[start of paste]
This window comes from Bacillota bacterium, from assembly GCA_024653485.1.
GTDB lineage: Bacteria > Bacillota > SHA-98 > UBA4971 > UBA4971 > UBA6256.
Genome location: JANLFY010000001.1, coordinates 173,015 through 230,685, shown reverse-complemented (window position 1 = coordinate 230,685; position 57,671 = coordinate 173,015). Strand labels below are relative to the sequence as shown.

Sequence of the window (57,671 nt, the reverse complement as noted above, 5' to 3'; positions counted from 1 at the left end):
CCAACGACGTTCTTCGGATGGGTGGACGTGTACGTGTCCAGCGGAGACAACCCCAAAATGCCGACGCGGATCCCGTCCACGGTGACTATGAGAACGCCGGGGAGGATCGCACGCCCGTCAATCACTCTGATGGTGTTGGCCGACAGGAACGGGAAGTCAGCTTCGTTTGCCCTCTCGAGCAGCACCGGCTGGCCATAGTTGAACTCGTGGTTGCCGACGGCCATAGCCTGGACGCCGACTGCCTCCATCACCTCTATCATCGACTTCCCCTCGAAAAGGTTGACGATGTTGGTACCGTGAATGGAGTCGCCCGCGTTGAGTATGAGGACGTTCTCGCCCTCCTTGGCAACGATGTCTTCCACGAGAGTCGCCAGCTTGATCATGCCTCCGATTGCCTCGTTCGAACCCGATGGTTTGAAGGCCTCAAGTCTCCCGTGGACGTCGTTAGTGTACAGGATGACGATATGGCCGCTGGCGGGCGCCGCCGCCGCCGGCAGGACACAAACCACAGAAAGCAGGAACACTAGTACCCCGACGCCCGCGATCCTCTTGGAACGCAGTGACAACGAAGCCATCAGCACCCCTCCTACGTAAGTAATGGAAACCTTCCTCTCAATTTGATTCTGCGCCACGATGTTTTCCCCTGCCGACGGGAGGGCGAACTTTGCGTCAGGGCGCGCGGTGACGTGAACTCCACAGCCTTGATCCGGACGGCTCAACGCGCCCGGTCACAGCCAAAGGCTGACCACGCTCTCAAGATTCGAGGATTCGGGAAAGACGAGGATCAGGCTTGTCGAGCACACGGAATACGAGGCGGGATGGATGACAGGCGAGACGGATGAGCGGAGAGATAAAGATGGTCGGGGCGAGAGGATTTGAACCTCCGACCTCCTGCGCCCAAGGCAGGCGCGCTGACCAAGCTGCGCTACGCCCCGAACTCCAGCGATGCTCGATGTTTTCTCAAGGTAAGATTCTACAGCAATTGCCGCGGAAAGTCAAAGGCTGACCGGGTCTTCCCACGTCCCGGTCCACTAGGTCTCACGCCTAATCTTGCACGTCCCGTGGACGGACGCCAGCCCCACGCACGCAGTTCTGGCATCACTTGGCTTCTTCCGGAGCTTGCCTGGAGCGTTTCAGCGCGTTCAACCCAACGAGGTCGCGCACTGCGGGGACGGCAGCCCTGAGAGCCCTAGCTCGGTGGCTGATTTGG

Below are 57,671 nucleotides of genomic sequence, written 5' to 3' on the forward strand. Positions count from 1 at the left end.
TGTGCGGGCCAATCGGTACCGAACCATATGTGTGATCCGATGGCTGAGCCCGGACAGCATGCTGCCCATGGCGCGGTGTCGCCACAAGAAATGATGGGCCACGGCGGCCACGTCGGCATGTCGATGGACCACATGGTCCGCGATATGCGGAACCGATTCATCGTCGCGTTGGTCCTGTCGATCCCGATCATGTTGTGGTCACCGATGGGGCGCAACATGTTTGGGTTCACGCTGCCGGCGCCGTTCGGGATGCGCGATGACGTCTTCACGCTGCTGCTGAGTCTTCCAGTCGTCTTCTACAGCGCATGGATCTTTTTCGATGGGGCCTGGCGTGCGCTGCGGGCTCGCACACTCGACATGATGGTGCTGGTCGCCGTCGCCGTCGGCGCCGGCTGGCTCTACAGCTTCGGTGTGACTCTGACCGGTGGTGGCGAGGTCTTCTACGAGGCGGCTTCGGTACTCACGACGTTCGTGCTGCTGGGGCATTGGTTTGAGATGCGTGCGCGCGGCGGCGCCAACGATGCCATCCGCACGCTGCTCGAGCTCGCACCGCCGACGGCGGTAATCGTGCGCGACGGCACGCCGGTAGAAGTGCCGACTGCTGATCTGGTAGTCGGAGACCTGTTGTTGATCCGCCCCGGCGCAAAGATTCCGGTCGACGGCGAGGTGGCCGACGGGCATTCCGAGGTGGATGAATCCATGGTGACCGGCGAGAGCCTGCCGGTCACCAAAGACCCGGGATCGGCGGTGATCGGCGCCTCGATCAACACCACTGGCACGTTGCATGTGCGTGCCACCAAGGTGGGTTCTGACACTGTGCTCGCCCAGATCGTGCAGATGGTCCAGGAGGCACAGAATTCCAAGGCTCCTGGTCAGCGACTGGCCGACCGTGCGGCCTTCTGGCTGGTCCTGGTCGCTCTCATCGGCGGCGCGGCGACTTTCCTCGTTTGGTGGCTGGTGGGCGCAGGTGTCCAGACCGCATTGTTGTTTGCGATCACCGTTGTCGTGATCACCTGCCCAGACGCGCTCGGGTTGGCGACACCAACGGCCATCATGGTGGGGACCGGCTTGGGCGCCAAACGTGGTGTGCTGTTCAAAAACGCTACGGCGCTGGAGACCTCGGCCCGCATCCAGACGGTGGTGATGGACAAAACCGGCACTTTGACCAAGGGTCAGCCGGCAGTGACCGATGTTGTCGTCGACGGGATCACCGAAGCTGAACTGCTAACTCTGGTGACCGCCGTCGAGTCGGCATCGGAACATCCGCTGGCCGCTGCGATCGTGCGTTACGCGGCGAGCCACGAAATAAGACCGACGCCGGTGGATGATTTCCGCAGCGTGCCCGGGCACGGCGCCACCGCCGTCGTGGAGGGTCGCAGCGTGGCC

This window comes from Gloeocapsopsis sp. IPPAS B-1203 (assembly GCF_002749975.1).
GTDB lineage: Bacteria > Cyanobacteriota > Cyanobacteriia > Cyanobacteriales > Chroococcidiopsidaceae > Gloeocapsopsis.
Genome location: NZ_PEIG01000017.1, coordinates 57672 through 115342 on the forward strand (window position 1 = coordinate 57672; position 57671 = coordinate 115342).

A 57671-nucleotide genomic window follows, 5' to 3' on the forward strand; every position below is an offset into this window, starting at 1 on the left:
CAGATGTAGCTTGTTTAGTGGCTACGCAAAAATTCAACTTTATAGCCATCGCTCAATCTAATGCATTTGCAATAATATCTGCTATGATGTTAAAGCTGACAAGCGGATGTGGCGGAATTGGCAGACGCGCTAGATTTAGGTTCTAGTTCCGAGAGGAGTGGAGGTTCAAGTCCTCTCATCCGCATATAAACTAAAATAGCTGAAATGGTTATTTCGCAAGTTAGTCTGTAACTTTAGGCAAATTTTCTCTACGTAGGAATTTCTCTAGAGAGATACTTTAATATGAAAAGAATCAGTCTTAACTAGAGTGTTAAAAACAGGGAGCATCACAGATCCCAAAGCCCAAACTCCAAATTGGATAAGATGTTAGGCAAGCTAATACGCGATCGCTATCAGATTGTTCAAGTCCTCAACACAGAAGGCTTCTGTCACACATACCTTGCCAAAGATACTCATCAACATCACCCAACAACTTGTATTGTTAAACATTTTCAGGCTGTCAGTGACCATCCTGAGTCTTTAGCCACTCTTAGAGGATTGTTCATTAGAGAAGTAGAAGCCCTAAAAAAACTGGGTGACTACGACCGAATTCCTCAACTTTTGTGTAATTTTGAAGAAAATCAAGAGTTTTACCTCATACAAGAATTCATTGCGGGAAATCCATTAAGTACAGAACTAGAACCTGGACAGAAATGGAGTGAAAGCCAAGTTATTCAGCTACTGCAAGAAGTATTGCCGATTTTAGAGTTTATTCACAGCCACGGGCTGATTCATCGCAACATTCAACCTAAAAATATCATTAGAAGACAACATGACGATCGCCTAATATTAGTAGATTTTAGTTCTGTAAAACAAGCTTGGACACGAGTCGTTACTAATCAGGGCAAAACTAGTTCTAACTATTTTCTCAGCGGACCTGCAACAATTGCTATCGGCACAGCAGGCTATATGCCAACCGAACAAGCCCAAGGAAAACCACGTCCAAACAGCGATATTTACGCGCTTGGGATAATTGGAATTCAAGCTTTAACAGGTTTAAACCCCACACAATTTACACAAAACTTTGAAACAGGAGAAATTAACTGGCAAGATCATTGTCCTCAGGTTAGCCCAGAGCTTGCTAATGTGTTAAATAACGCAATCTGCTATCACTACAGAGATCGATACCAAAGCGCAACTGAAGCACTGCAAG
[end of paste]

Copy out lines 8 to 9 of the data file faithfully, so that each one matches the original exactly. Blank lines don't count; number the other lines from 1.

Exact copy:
This window comes from Gloeocapsopsis sp. IPPAS B-1203 (assembly GCF_002749975.1).
GTDB lineage: Bacteria > Cyanobacteriota > Cyanobacteriia > Cyanobacteriales > Chroococcidiopsidaceae > Gloeocapsopsis.